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Want to know what life is like as an ANAM musician?  In Between the Lines is a blog post written by one of ANAM’s first year students.

Black and White: Part 3

The Tuesday lunchtime concert also featured Malcolm Williamson’s Concerto for Wind Quintet and Two Pianos (Eight Hands). This was such a feat to get this together. Prior to the concert, we had had rehearsals where we fiddled with the position and orientation of the two pianos, where the wind quintet was going to be, whether it would work without a conductor, putting up baffles to reduce the bathroom-like quality of the hall. Although it went fairly well (you know, we started together and finished together. Each movement, that is. Quite an achievement. Give or take some weird stuff happening in the middle.) I will admit that this is one of those things that I didn’t particularly enjoy. The piece conceptually is good – you know, wind quintet, lots of piano-ing; but the execution of this concept unfortunately didn’t resonate with me as the music didn’t go many places in the first movement, the second so complex texturally that it was hard to do much with it, the third was nice though a little stagnant and at least the fourth was entertaining with all its running semiquavers. Oh well, we did get through it quite sufficiently and as I mentioned above, one has to have not so exciting projects to know what exciting projects are.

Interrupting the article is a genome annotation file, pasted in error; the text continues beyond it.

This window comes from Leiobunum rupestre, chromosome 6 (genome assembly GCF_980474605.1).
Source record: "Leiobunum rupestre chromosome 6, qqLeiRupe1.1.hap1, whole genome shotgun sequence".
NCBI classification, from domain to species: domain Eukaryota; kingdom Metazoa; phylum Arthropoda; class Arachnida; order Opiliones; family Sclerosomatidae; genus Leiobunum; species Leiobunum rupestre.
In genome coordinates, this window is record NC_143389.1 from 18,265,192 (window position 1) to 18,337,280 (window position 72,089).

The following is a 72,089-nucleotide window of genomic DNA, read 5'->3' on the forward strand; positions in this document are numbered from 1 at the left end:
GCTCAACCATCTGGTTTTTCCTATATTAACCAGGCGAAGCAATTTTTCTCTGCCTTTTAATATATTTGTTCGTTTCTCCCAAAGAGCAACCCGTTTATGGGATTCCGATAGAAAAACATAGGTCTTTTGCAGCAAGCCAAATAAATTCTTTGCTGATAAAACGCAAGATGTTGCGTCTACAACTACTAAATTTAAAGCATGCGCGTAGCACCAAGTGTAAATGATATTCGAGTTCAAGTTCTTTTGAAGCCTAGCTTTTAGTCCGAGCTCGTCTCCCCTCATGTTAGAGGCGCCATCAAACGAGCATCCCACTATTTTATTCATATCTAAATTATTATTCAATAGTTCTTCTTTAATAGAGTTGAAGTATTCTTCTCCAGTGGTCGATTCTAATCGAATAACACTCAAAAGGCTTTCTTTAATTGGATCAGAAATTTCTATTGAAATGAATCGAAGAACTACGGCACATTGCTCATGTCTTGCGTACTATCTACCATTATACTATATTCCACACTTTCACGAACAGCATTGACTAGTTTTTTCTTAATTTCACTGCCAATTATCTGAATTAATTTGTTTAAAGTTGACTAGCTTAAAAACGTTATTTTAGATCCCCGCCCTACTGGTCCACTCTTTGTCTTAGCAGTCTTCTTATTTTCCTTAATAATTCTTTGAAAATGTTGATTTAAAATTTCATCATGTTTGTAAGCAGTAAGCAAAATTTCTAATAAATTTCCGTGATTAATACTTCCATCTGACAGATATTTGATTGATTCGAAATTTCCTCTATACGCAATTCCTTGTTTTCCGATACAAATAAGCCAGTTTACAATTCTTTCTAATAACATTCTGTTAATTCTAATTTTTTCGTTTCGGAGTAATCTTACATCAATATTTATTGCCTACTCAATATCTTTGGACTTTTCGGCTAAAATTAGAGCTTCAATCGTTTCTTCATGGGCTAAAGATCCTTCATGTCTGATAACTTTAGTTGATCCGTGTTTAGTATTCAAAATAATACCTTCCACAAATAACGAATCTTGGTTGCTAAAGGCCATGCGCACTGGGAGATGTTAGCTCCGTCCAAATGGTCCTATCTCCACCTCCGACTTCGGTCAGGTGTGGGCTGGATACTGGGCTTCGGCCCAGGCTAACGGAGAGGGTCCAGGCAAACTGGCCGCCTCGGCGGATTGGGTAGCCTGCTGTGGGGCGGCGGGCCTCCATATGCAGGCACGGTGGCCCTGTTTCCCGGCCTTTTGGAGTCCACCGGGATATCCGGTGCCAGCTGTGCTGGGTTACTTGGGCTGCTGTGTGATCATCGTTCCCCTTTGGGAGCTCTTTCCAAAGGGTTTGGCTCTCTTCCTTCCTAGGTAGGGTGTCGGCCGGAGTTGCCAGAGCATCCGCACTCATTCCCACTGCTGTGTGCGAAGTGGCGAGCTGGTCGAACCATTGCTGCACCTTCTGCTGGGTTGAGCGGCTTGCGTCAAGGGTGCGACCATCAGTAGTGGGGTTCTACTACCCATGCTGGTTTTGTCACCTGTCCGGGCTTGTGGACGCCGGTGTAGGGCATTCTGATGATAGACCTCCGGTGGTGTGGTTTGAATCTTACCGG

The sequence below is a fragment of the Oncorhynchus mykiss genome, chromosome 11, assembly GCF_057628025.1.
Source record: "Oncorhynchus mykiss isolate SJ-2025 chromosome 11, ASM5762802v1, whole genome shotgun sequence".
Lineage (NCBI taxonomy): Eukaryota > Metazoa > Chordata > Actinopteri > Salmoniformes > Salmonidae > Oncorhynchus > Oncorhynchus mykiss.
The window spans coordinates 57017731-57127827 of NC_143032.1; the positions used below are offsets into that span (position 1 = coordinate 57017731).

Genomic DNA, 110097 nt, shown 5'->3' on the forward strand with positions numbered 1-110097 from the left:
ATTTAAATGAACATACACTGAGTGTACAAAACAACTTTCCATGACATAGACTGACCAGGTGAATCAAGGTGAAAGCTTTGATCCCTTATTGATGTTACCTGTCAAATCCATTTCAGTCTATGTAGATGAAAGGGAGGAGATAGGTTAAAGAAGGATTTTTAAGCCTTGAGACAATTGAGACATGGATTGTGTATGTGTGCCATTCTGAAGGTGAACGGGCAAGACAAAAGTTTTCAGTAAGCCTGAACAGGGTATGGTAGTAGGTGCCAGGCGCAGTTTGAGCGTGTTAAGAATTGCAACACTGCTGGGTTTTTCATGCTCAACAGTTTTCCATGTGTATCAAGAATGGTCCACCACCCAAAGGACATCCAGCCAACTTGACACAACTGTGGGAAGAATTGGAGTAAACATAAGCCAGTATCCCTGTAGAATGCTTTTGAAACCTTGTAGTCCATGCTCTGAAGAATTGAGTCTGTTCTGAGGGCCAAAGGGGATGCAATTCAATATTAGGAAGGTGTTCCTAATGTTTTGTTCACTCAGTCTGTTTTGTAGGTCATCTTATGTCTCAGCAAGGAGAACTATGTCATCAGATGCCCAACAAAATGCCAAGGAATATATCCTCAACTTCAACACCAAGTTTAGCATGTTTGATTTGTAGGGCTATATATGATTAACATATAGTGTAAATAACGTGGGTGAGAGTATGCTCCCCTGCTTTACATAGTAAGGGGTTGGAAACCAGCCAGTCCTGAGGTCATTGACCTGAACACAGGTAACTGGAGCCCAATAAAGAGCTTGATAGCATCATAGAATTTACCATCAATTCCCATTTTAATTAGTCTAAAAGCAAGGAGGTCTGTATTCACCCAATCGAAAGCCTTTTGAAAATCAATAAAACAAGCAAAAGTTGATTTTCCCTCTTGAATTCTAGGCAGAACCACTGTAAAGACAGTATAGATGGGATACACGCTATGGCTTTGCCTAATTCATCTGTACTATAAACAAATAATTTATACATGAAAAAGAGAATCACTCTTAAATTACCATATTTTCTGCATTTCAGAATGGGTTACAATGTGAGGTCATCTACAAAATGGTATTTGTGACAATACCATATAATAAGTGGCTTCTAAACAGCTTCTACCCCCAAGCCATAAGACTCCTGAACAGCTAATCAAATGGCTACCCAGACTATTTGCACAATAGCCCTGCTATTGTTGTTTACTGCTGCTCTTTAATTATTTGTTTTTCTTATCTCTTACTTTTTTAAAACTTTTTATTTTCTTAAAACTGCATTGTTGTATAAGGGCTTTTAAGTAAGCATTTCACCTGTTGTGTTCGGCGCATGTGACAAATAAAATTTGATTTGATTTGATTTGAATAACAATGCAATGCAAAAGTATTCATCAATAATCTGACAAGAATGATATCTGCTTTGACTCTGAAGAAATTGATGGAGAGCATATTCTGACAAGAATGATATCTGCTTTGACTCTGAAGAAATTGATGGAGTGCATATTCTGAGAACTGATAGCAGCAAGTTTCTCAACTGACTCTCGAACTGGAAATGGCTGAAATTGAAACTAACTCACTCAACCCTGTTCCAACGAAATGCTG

Thursday’s lunchtime concert was an all-Poulenc program featuring Pascal and Ami Rogé, Tim Young and eight of the students in works for two pianos, as well as the Poulenc sextet. This was a really fun and enjoyable concert and also rewarding to not have to work hard and just to be able to sit back and enjoy the concert. Also because I don’t understand, but enjoy, Poulenc’s music. Friday’s lunchtime concert was a great ball of fun; Stephen Emmerson and all the students performed an all-Grainger programme of works for multiple pianos and multiple hands. There were some short cute tunes and a beautiful Scottish folksong arrangement with the highlight (not as I played in it, but rather as the most substantial thing that Grainger wrote) being his arrangement of his own orchestral work, The Warrior (Music for an Imaginery Ballet), for three pianists at two pianos. This twenty or so minute work is full of exciting harmonies that shift rapidly, melodic themes, percussive effects, polytime (between all three pianists at one point!), canons – among many other exciting things. This was a fantastic piece to work on and play. In the couple of weeks leading up to it, practicing it always made me happy because it is such joyous and fun music. And there are sections of extreme dynamics – really fun to create ‘barely a wisp of sound’ to thumping it out (‘bring to the fore’ and ffff). I seriously think that in the performance we abused the pianos so much that we put them out of tune! It was great fun. We started together and ended together; again, with a few funny things in the middle, but that is the beauty of live performance: the risk factor! It was still effective, and I think the audience really enjoyed it. I know I got a real kick out of playing this massive work. What fun.